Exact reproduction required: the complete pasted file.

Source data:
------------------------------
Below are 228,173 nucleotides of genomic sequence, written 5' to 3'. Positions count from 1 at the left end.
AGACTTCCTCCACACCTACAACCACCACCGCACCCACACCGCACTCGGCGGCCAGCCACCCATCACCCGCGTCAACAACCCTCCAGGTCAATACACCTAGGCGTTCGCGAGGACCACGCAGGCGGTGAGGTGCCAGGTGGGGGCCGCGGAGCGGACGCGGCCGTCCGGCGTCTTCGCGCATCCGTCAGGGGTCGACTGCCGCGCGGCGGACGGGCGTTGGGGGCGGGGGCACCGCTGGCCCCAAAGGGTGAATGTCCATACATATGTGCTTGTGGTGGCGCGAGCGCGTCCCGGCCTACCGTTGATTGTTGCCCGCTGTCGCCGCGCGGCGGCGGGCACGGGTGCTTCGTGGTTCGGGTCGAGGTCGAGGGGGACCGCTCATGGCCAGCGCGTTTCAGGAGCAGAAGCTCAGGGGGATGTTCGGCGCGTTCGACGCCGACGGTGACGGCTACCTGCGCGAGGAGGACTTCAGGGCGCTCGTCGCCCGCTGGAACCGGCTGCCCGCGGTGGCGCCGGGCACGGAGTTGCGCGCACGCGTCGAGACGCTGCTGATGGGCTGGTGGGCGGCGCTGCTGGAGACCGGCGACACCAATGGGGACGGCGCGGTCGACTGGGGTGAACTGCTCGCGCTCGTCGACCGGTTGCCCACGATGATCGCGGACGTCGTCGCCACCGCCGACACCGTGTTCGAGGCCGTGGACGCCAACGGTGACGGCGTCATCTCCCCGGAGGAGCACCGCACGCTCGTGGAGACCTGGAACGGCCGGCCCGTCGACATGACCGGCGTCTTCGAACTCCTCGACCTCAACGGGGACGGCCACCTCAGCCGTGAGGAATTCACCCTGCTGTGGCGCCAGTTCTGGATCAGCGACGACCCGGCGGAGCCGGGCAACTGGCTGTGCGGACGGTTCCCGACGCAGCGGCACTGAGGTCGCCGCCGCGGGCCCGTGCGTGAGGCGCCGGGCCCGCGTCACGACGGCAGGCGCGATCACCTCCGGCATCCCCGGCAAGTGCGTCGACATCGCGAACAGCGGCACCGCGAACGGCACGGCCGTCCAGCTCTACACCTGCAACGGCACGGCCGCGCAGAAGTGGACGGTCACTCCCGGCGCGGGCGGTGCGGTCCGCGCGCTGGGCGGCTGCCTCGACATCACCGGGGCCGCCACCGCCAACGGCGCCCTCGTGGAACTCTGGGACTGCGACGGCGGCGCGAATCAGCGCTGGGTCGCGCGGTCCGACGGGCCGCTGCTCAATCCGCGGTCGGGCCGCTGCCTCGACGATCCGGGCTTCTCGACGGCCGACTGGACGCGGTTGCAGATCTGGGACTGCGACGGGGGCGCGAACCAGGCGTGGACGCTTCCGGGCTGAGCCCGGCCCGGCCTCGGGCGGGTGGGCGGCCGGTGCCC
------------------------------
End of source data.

Below are 228,173 nucleotides of genomic sequence, written 5' to 3'. Positions count from 1 at the left end.
AGACTTCCTCCACACCTACAACCACCACCGCACCCACACCGCACTCGGCGGCCAGCCACCCATCACCCGCGTCAACAACCCTCCAGGTCAATACACCTAGGCGTTCGCGAGGACCACGCAGGCGGTGAGGTGCCAGGTGGGGGCCGCGGAGCGGACGCGGCCGTCCGGCGTCTTCGCGCATCCGTCAGGGGTCGACTGCCGCGCGGCGGACGGGCGTTGGGGGCGGGGGCACCGCTGGCCCCAAAGGGTGAATGTCCATACATATGTGCTTGTGGTGGCGCGAGCGCGTCCCGGCCTACCGTTGATTGTTGCCCGCTGTCGCCGCGCGGCGGCGGGCACGGGTGCTTCGTGGTTCGGGTCGAGGTCGAGGGGGACCGCTCATGGCCAGCGCGTTTCAGGAGCAGAAGCTCAGGGGGATGTTCGGCGCGTTCGACGCCGACGGTGACGGCTACCTGCGCGAGGAGGACTTCAGGGCGCTCGTCGCCCGCTGGAACCGGCTGCCCGCGGTGGCGCCGGGCACGGAGTTGCGCGCACGCGTCGAGACGCTGCTGATGGGCTGGTGGGCGGCGCTGCTGGAGACCGGCGACACCAATGGGGACGGCGCGGTCGACTGGGGTGAACTGCTCGCGCTCGTCGACCGGTTGCCCACGATGATCGCGGACGTCGTCGCCACCGCCGACACCGTGTTCGAGGCCGTGGACGCCAACGGTGACGGCGTCATCTCCCCGGAGGAGCACCGCACGCTCGTGGAGACCTGGAACGGCCGGCCCGTCGACATGACCGGCGTCTTCGAACTCCTCGACCTCAACGGGGACGGCCACCTCAGCCGTGAGGAATTCACCCTGCTGTGGCGCCAGTTCTGGATCAGCGACGACCCGGCGGAGCCGGGCAACTGGCTGTGCGGACGGTTCCCGACGCAGCGGCACTGAGGTCGCCGCCGCGGGCCCGTGCGTGAGGCGCCGGGCCCGCGTCACGACGGCAGGCGCGATCACCTCCGGCATCCCCGGCAAGTGCGTCGACATCGCGAACAGCGGCACCGCGAACGGCACGGCCGTCCAGCTCTACACCTGCAACGGCACGGCCGCGCAGAAGTGGACGGTCACTCCCGGCGCGGGCGGTGCGGTCCGCGCGCTGGGCGGCTGCCTCGACATCACCGGGGCCGCCACCGCCAACGGCGCCCTCGTGGAACTCTGGGACTGCGACGGCGGCGCGAATCAGCGCTGGGTCGCGCGGTCCGACGGGCCGCTGCTCAATCCGCGGTCGGGCCGCTGCCTCGACGATCCGGGCTTCTCGACGGCCGACTGGACGCGGTTGCAGATCTGGGACTGCGACGGGGGCGCGAACCAGGCGTGGACGCTTCCGGGCTGAGCCCGGCCCGGCCTCGGGCGGGTGGGCGGCCGGTGCCC